Speech Resonance - Cleft Palate


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    Speech resonance services are offered to individuals with altered sound production and nasal speech often associated with cleft palate.  Speech-Language Pathologists are integral members of Stony Brook University Medical Center’s Cleft Palate/Craniofacial Team and provide a full range of evaluation and treatment services to children and adults with this condition.

    Cleft Palate
    A cleft is a separation in the skin, mucosa, muscle, and/or bone that is normally fused together during fetal development; however, no structures are missing. This lack of fusion may result in a cleft lip and/or cleft palate.  Hypernasal speech and articulation errors are often seen in the speech production of a patient with a cleft palate.

    Hypernasal speech refers to a “nasal” sound that is heard in speech production.  Nasal emission is audible air through the nose, which may also be present in someone with a cleft palate.  In the English language, there are only 3 sounds that allow air to pass through the nose (m, n, ng).  Some children may have weakness in closing off the nose from the mouth when speaking (sometimes even after surgical repair).  Therefore, sounds that require a lot of air pressure may pass through the nose and result in nasal sound of speech.  One may try to compensate for the inability with substituting or distorting sounds.  Speech errors may either be due to normal development, structural deviations related to a cleft palate or learned behaviors.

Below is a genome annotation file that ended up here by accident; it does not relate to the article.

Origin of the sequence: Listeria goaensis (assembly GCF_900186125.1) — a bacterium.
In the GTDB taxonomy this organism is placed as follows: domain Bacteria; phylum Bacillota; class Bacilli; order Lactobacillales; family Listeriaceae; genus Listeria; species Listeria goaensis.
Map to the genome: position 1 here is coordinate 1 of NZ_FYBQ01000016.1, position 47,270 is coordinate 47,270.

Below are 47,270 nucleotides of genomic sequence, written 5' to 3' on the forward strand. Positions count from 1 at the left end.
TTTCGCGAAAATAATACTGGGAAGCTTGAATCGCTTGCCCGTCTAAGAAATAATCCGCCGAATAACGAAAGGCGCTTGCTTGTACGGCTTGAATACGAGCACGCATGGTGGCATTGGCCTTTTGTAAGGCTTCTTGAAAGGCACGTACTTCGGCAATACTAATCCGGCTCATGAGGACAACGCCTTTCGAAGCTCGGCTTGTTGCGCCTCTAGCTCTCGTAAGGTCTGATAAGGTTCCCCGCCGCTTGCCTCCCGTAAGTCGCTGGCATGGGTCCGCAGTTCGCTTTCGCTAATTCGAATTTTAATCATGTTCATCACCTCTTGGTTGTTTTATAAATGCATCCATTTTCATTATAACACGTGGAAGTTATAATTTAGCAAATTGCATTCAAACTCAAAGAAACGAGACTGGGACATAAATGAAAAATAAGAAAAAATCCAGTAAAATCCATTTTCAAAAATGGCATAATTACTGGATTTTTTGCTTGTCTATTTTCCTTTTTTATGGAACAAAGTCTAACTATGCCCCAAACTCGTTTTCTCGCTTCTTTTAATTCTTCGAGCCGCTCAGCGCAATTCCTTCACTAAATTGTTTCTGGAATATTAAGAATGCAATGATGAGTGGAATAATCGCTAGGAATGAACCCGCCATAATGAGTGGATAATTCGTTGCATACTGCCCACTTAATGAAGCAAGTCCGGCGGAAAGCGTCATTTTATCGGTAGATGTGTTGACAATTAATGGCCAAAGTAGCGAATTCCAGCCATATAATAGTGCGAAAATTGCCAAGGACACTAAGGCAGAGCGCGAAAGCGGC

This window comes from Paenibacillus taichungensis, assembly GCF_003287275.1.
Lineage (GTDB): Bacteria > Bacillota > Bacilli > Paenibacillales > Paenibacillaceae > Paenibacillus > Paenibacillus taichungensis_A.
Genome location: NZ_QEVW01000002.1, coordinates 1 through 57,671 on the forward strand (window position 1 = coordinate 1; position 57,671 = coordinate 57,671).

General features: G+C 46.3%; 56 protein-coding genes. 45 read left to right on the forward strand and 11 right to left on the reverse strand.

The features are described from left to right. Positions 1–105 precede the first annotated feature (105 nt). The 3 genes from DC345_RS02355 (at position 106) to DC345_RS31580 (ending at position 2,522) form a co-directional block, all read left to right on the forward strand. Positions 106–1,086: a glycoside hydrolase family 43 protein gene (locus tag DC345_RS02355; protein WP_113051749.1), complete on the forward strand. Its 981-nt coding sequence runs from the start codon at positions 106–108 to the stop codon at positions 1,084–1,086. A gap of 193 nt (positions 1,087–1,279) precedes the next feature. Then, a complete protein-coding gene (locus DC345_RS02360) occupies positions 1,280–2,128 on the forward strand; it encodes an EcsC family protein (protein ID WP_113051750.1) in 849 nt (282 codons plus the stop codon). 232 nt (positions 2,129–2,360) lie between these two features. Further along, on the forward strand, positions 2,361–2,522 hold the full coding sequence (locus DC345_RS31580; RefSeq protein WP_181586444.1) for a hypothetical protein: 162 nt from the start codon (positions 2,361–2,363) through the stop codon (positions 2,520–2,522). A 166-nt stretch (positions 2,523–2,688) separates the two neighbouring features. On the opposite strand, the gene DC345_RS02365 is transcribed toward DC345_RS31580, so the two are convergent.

During a speech resonance evaluation, a Speech-Language Pathologist will assess the facial structures, speech sound productions and oral vs. nasal air flow across speech tasks. 

    Speech therapy
    Articulation and sound specific resonance treatment should be frequent and intensive.  Home carryover is essential to make necessary gains in speech production.  Therapy may include intensive drill work to:

    • Improve sound discrimination
    • Eliminate learned articulation errors
    • Focus on front speech sounds
    • Increase accuracy of articulation placement
    • Increase mouth opening
    • Eliminate sound specific hypernasality